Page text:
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PostPosted: Tue Jul 03, 2018 10:13 pm 
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Location: Templetucky, Georgia, USA
I hope everyone has a happy and safe 4th of July! Here is some interesting information I've compiled about my 5th great-grandfather worth reading (You will recognize some names…). David Strauss (Strauss/Strouse) and his wife Anna Marie Philipina Roscher immigrated to Pennsylvania from what was to be Germany in 1765 on the ship "The Betsy". His marriage record in 1761 identifies David as a musketeer in the service of Captain Herr Carl von Steprodt who gave him permission to marry. Carl von Steprodt was described as Hauptman (Captain) with the 1st Regiment and Battalion of Orange-Nassau. (The part of Germany that was controlled by the Dutch at the time, so David was a "Dutch Musketeer!") David Strauss is listed as a Captain under Col. Daniel Hunter in January 1777. Hunter’s battalion was involved in the crossing of the Delaware River at the Battle of Trenton on Christmas Day 1776. Records show David served with the Berks County Militia as a company commander. He was appointed to Colonel by George Washington. A 1901 newspaper article about Christine Strauss Stroh states that she helped serve General Washington breakfast on the morning of the Battle of Brandywine in late 1777, while visiting at the home of a family friend. The Militia from Berks County stayed in service with General Washington until he moved to his winter camp at Valley Forge in December 1777. Because they were close to home, the Berks County Militiamen were able to go home when the Continental Army went into winter quarters and therefore did not endure the hard winter of 1777-1778 at Valley Forge with General Washington. David Strauss was a musician and a chorister in the German Lutheran Church. After the war he settled down to quiet farm life in Northampton County. Interestingly, I have a photo of David’s grandson Jonas, with my grandfather Ralph Crothers. Jonas was born in 1800 and died a few days after his 100th birthday in 1900. He was one of the original Indiana pioneers, driving an ox cart from Pennsylvania in the mid 1830’s to Noble County in the northeastern corner of the state. I have photocopies of his two land deeds totaling 320 acres signed personally by President Martin Van Buren.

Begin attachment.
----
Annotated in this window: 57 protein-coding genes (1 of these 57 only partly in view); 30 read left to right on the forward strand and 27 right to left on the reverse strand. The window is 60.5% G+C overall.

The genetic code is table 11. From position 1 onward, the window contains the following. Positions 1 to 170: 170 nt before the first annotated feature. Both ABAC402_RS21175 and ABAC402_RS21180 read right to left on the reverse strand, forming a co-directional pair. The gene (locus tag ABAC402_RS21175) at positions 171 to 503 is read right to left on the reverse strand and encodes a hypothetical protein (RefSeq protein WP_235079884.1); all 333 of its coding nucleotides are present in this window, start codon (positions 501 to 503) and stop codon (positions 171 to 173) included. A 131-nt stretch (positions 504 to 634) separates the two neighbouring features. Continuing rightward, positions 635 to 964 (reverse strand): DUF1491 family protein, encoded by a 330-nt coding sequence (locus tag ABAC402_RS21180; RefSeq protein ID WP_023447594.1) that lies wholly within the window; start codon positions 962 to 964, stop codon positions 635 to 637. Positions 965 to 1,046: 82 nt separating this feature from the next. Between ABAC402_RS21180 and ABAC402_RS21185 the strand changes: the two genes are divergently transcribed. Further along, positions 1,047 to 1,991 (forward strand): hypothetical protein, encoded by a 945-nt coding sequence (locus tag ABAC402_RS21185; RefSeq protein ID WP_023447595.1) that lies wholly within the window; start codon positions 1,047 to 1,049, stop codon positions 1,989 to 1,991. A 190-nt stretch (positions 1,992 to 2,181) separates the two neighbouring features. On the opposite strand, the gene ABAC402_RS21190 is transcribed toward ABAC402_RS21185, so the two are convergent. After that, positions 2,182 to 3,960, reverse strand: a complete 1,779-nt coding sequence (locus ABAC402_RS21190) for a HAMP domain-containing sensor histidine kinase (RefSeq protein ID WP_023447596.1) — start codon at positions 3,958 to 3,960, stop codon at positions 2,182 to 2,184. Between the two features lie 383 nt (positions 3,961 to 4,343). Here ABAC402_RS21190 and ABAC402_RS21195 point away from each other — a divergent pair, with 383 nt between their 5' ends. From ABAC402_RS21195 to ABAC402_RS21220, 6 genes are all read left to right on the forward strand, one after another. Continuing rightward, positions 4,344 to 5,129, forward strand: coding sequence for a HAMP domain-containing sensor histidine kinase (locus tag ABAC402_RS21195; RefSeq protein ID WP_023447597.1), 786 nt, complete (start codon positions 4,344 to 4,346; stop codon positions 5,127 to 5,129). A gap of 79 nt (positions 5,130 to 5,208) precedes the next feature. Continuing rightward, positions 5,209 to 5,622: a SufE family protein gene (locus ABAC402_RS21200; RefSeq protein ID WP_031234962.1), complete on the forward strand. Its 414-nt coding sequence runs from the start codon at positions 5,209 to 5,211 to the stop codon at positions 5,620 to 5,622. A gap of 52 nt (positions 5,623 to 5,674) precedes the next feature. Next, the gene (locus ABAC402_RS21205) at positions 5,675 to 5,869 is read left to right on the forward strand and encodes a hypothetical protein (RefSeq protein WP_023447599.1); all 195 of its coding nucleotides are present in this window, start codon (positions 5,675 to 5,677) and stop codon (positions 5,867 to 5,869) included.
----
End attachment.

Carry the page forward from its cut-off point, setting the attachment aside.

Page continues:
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PostPosted: Wed Jul 04, 2018 6:46 am 
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That's 8) 8) All four of my grandparents immigrated to NY in the early 1900's but I'm sure there were relatives in the country earlier, they're just playing hard to get. :lol:

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PostPosted: Wed Jul 04, 2018 7:59 am 
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Interesting Tom...great to have photocopies and the information!

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PostPosted: Wed Jul 04, 2018 8:44 am 
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wow tom, very interesting. i watch that show "who do you think you are" and would love to find out my history. we have alot of conflicting stories about my fathers side from my mothers side. we are told we are 100% polish on both side sides but now know there's some russian mixed in. They didn't come over early enough to be part of US history.